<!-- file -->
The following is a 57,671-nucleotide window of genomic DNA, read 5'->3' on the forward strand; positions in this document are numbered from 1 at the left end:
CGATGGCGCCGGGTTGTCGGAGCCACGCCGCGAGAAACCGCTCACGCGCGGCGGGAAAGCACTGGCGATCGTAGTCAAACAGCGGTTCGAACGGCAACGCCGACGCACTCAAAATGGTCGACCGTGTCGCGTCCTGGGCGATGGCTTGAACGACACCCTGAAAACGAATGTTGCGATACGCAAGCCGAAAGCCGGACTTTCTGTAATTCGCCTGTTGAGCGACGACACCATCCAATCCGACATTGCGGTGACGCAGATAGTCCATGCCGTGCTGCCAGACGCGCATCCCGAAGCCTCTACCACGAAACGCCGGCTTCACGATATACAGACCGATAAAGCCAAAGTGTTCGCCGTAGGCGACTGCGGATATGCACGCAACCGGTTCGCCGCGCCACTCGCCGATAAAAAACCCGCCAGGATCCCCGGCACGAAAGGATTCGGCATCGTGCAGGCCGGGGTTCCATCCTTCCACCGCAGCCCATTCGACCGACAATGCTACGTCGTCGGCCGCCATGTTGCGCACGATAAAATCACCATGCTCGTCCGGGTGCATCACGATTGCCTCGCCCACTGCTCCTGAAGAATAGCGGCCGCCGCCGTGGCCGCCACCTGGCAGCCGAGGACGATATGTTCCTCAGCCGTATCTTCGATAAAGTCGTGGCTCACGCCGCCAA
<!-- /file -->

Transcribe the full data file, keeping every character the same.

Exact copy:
The following is a 57,671-nucleotide window of genomic DNA, read 5'->3' on the forward strand; positions in this document are numbered from 1 at the left end:
CGATGGCGCCGGGTTGTCGGAGCCACGCCGCGAGAAACCGCTCACGCGCGGCGGGAAAGCACTGGCGATCGTAGTCAAACAGCGGTTCGAACGGCAACGCCGACGCACTCAAAATGGTCGACCGTGTCGCGTCCTGGGCGATGGCTTGAACGACACCCTGAAAACGAATGTTGCGATACGCAAGCCGAAAGCCGGACTTTCTGTAATTCGCCTGTTGAGCGACGACACCATCCAATCCGACATTGCGGTGACGCAGATAGTCCATGCCGTGCTGCCAGACGCGCATCCCGAAGCCTCTACCACGAAACGCCGGCTTCACGATATACAGACCGATAAAGCCAAAGTGTTCGCCGTAGGCGACTGCGGATATGCACGCAACCGGTTCGCCGCGCCACTCGCCGATAAAAAACCCGCCAGGATCCCCGGCACGAAAGGATTCGGCATCGTGCAGGCCGGGGTTCCATCCTTCCACCGCAGCCCATTCGACCGACAATGCTACGTCGTCGGCCGCCATGTTGCGCACGATAAAATCACCATGCTCGTCCGGGTGCATCACGATTGCCTCGCCCACTGCTCCTGAAGAATAGCGGCCGCCGCCGTGGCCGCCACCTGGCAGCCGAGGACGATATGTTCCTCAGCCGTATCTTCGATAAAGTCGTGGCTCACGCCGCCAA